MANILA - Sen. Grace Poe on Tuesday urged senators to tighten the rules that identify beneficiaries of the government's low-interest loan programs during the coronavirus crisis, saying the law should ensure that borrowers have the capacity to pay.
Credit assessments should show that the borrower's business was hit by the coronavirus crisis, and that it was not bankrupt prior to the 75-day lockdown in the capital region and nearby areas, Poe said in plenary.
"There should be a common sense provision that will determine if a company has the capacity to pay and has the track record of being productive, including a proper credit assessment of the borrower," Poe said.
"I think we should put something to guarantee that the loans are given to companies that have the capacity to pay, to employ and to deliver," she said.
But Sen. Ralph Recto said that the Bayanihan to Recover as One bill should also prioritize micro, small and medium enterprises instead of large corporations.
"Most of the time, private banks tend to lend to the big businesses... Should we limit it to micro, small and medium enterprises only?" Recto said.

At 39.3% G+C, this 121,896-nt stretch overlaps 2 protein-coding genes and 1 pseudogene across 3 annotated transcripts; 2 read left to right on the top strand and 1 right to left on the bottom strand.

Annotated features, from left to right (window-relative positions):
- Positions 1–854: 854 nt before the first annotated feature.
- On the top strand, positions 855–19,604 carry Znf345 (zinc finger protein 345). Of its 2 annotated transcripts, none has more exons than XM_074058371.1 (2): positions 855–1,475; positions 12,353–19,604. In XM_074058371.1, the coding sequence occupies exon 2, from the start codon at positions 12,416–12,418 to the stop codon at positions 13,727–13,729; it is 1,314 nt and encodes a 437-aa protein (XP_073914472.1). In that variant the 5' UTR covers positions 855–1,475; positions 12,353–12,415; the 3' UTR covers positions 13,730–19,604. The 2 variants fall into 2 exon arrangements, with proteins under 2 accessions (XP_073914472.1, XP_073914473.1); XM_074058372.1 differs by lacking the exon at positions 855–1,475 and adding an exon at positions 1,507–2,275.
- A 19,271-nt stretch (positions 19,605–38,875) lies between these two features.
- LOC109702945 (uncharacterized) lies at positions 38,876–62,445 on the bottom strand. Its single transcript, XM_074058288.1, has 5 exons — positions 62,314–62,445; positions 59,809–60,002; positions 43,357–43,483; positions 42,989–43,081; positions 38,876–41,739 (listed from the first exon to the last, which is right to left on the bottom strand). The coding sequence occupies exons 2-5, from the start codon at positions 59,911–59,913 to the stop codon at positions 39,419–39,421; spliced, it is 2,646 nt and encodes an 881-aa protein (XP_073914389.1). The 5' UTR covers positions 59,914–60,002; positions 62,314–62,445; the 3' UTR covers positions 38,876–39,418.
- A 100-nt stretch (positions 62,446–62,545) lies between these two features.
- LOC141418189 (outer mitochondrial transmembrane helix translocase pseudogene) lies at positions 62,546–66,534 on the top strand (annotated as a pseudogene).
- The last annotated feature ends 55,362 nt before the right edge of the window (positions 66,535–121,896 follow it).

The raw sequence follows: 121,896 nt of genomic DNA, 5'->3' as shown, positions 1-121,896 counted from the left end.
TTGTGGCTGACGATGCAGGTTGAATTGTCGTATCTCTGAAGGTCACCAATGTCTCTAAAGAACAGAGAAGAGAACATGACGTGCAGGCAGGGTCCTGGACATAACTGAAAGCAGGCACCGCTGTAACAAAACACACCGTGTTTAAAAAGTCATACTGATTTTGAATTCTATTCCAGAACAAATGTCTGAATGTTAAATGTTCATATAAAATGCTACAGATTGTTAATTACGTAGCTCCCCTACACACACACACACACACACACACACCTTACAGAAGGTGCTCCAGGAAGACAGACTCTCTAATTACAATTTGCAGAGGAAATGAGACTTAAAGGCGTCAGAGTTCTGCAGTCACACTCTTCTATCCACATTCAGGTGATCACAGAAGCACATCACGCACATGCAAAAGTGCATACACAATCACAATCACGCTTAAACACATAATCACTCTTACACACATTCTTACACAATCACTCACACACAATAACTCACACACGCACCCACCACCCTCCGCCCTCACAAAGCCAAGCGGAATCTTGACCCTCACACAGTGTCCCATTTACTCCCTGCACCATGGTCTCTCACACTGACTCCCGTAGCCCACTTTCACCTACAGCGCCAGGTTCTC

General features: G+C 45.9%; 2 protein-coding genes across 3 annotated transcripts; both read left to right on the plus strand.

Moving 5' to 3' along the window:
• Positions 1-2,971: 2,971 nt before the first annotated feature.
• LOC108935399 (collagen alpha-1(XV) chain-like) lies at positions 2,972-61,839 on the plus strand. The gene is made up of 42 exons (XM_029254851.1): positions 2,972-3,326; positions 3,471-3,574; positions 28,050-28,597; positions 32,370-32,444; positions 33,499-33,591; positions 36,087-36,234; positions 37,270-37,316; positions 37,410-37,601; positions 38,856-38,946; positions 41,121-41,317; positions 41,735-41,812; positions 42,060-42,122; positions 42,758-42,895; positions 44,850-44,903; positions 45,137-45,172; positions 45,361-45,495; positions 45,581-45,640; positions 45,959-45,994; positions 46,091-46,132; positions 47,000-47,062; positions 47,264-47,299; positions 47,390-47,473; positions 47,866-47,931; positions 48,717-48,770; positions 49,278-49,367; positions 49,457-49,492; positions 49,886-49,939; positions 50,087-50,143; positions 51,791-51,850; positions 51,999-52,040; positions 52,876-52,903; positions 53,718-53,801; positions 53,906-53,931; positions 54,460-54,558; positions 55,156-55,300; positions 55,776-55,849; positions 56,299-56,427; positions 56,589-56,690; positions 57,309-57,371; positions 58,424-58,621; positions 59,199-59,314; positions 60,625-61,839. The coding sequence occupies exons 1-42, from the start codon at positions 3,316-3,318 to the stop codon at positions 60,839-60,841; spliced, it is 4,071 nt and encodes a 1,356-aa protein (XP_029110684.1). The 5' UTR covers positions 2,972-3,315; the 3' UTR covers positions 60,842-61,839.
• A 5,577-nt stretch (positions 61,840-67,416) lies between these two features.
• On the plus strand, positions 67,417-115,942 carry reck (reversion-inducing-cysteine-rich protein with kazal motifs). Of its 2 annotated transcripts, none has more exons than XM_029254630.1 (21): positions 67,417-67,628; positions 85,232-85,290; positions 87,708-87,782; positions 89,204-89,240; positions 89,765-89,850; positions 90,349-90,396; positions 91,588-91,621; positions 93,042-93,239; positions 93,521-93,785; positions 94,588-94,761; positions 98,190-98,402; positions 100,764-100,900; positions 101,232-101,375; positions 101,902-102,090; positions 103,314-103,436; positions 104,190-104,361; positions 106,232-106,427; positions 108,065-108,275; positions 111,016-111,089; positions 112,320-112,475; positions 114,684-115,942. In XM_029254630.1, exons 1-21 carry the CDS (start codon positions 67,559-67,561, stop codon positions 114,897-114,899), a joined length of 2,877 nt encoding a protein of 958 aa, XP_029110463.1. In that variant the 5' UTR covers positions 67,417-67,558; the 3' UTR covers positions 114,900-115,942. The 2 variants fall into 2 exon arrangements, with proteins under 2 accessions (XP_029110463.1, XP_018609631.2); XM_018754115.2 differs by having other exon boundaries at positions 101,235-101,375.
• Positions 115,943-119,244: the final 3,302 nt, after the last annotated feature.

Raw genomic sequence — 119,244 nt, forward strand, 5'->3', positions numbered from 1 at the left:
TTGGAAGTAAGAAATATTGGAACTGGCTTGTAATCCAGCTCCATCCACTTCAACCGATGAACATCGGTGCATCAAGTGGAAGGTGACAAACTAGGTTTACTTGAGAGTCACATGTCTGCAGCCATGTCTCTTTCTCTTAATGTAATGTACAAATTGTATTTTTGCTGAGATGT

"I'd like to keep language [of the bill] as general as possible so then there would be max flexibility o the part of lending institutions," said Senate Finance Committee chair Sonny Angara, who sponsored the bill.
Several executive agencies have extended low or zero-interest loans to farmers and small businesses who were forced to close their businesses for nearly 2 and a half months as the government tried to stem the spread of COVID-19 in the country.
Private banks were also told to keep their interest rates "reasonable" to help the government in addressing the economic effects brought by the global pandemic.
The Senate is expected to finalize the details of the bill this week, before Congress goes on a 2-month break on June 5, 2020.